Conferences Asked to Contribute to BSA Survivor Trust



Pending court approval of a settlement agreement in the Boy Scouts of America (BSA) bankruptcy case, United Methodists have agreed to contribute $30 million to a $3 billion Survivor Trust Fund that will receive funding from the Boy Scouts of America (BSA), insurance companies and charter organizations.  Every annual conference in America is asked to contribute toward the $30 million.

The Western Pennsylvania Annual Conference has been asked to contribute $650,300 based on claims associated with the Conference. Conference leaders have committed to providing  that amount for the Trust Fund. 
The Survivor Trust Fund will be used to compensate persons alleged to have experienced abuse while in Scouting. The BSA filed for bankruptcy as it faces more than 80,000 claims for alleged child sexual abuse over the last 80 years. United Methodist congregations sponsor more than 6,000 Boy Scout troops and Cub packs.
“We deeply regret that any persons were abused while participating in the activities of troops and packs that were sponsored by United Methodist Churches.  It is our moral and ethical obligation to continue to work toward healing for those persons,” said Bishop Cynthia Moore-Koikoi. “However, financial compensation is only one part of the healing process.”
United Methodists participated in the bankruptcy mediation process with five goals:

  1. Healing and support for survivors
  2. Releases from claims related to sexual abuse for United Methodist congregations that chartered Boy Scout troops and Cub packs
  3. Releases for all charter organizations
  4. Preservation of congregations’ and annual conferences’ insurance
  5. A fair and just financial settlement
The settlement agreement meets each goal, but the cornerstone of the United Methodist settlement is the healing and support for survivors.

When people hurt, United Methodists help,” said Bishop John Schol, chair of the UMC Leadership Team created to support the United Methodist chartering organizations in the bankruptcy matter. The commitments of United Methodists, working together, are bringing healing, hope and wholeness to the survivors.”
The United Methodist Church does not tolerate sexual abuse of any kind and has consistently worked to keep young people safe. Most of the 80,000 claims occurred in the 1950s through the 1970s. Since that time, new practices and policies have been put in place by the BSA and UMC which have dramatically decreased child sexual abuse. For United Methodists, only 1 percent of all claims alleged to have taken place in and through United Methodist Scouting programs occurred in the last 20 years. While that is a dramatic reduction, even one case is too many.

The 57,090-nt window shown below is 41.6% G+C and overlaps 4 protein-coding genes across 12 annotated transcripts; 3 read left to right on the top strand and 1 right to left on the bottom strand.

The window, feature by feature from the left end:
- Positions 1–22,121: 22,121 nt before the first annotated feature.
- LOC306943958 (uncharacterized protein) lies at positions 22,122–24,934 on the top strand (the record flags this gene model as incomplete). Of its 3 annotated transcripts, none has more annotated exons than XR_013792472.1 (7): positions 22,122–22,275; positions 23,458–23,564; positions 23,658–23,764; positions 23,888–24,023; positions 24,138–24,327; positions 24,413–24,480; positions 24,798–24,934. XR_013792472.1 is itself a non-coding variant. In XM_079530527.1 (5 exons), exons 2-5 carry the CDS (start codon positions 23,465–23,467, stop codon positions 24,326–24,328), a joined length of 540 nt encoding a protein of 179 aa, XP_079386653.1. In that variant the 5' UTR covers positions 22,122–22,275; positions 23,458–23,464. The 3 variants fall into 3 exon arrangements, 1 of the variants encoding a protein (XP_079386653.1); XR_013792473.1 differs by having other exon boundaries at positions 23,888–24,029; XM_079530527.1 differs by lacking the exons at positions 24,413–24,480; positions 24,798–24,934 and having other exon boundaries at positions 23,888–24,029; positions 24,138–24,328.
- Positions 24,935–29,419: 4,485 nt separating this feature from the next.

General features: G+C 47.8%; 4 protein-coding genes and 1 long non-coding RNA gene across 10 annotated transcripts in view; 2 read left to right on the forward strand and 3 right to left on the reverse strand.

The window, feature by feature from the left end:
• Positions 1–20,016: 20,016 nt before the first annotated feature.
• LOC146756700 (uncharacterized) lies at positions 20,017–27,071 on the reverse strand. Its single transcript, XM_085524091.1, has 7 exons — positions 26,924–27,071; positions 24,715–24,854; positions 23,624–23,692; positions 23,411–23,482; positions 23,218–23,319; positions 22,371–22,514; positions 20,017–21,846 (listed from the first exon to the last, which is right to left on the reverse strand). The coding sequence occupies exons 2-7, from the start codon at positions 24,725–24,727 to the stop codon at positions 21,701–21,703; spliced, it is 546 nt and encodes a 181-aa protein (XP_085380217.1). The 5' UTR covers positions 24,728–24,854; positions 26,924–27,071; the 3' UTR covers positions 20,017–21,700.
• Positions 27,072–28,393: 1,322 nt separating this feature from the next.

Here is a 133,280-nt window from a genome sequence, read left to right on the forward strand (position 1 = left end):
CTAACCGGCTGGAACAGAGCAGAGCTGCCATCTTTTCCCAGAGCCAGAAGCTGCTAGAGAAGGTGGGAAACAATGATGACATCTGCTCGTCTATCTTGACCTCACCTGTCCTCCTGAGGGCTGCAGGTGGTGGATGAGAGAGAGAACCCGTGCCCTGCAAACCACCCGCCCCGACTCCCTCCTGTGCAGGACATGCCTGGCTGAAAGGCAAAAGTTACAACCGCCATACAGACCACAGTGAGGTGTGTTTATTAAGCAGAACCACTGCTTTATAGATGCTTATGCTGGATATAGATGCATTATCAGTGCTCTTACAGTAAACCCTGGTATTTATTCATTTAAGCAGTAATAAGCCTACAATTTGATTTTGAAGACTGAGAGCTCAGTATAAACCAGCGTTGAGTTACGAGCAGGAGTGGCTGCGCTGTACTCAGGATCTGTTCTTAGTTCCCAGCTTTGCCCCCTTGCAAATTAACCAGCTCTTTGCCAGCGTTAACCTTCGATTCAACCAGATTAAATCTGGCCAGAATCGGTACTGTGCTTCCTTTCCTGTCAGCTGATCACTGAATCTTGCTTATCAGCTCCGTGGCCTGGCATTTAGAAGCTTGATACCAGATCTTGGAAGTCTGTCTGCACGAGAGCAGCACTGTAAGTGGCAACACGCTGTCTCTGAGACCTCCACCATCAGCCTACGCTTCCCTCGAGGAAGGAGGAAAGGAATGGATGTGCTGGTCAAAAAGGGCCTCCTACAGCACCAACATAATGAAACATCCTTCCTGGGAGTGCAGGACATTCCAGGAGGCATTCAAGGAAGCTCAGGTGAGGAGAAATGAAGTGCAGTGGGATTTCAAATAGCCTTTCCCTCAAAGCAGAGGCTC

In addition to a financial contribution, United Methodists are committing to:
  1. Train leaders to meet with and hear the experience and hopes of any survivor who participated in Scouting activities connected with a United Methodist congregation.
  2. Review all Safe Sanctuaries/Ministry Safe policies and update as necessary.
  3. Develop a series of articles about how to ensure safe youth programing.
  4. Participate in a survivors’ justice and healing working group formed by survivors who filed claims. 
Each annual conference is now being asked to follow through with the United Methodist commitments listed above by agreeing to:
  • Identify leaders who are willing to be trained and listen to survivors’ experiences.
  • Review all Safe Sanctuaries/Ministry Safe policies of congregations and the conference to ensure they are up-to-date and are being followed.
  • Re-publish the series of articles about child sexual abuse.
  • Raise funds for the Survivors Trust Fund. 
The Rev. Alyce Weaver Dunn, Director of Connectional Ministries, is already working with the Coordinating Cabinet to develop a plan to ensure that the Western Pennsylvania Annual Conference will be ready to carry out the programmatic commitments of this settlement if it is approved by the courts.
“This entire settlement bears testimony to the blessing of our connection,” according to Bishop Moore-Koikoi. 

“Local churches will be given resources that will enable them to be up to date on all of the policies they will need in order to continue or develop relationships with the Boy Scouts of America, if they choose to do so.  Each local church will receive information about child sexual abuse.  Those who possess the gift of listening will be given the opportunity to be trained to listen to survivors’ experiences.  If the settlement is approved, no individual church will bear the financial burden of having to defend any claims brought against it," she explained. "Working together, United Methodists are making a difference.”